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Title: Learning to listen, listening to learn : an investigation into listening practices in classrooms
Author: Sangster, Pauline
Awarding Body: University of Edinburgh
Current Institution: University of Edinburgh
Date of Award: 2004
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This thesis reports on a series of focused interviews with teachers and secondary school pupils aged between eleven and twelve years in which the everyday demands of listening within classrooms was investigated. The interview study formed part of a wider project which comprised three further parts: observation of the ongoing work of ten target classes (drawn from schools situated in differing socio-economic areas in and around Edinburgh); more focused observation of lessons explicitly designed to enhance the listening capacities of pupils; and analysis of the written plans for, and audio taped recordings of, these lessons. A key consideration was the wish to observe good practice. Consequently, the teachers whose classes were observed and who were interviewed were chosen on the basis of their reputation as skilled practitioners. There is a large body of research which has examined the cognitive processes associated with listening much of it based on experiments rather than on naturalistic observations. This research has examined the cognitive and affective processing of verbal and non-verbal messages; the role of long-term and short-term memory and the significance of cognitive schema in receiving, attending to and interpreting messages. While such studies have given us a much richer understanding of the nature of listening, their focus on individual cognitive processes has meant that important features of listening in classroom contexts have received little attention. This thesis moves away from a narrow focus on the development of skills of individual learners and examines listening from a sociocultural perspective as a set of classroom practices. Attention is drawn to the nature and demands of listening and the ways these impact on classroom activities; how listeners adjust purpose and activity depending on the requirements of different genres of texts; and the ways in which listeners monitor and control their listening actions within classrooms. Within the study listening is conceptualised in relation to the wider movements in literacy development. Consideration is given to the ways in which teachers scaffold and supported pupils’ listening activity, and it is argued that current representations of scaffolding need to be expanded to take account of the findings of the present study. In addition, the picture which emerged points to the need to acknowledge the way in which control over listening is dependent on acquiring specific knowledge that enables pupils to frame their attention within the demands of different listening tasks and genres of texts. As a result of this it is suggested that established accounts of metacognitive control and monitoring may need to be developed to take account of how ‘executive control’ entails the internalisation of specific norms governing the ideational and interpersonal uses of language within classrooms.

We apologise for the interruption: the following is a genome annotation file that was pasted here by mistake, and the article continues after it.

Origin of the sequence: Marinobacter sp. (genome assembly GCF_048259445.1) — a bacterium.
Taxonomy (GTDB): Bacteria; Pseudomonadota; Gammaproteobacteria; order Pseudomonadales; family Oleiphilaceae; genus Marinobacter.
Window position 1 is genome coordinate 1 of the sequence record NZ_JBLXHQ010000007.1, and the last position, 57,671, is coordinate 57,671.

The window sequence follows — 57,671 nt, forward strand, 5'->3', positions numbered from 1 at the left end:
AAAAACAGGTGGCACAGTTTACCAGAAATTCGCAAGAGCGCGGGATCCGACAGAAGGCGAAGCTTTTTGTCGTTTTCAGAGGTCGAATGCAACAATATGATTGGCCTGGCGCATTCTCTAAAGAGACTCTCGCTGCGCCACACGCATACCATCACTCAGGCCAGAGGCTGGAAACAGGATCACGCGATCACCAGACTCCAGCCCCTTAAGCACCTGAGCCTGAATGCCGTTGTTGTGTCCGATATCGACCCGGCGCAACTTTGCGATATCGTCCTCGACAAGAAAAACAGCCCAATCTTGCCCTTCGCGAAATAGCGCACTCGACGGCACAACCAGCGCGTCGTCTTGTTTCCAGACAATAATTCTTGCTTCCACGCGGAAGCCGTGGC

Supervisor: Not available Sponsor: Not available
Qualification Name: Thesis (Ph.D.) Qualification Level: Doctoral
EThOS ID:  DOI: Not available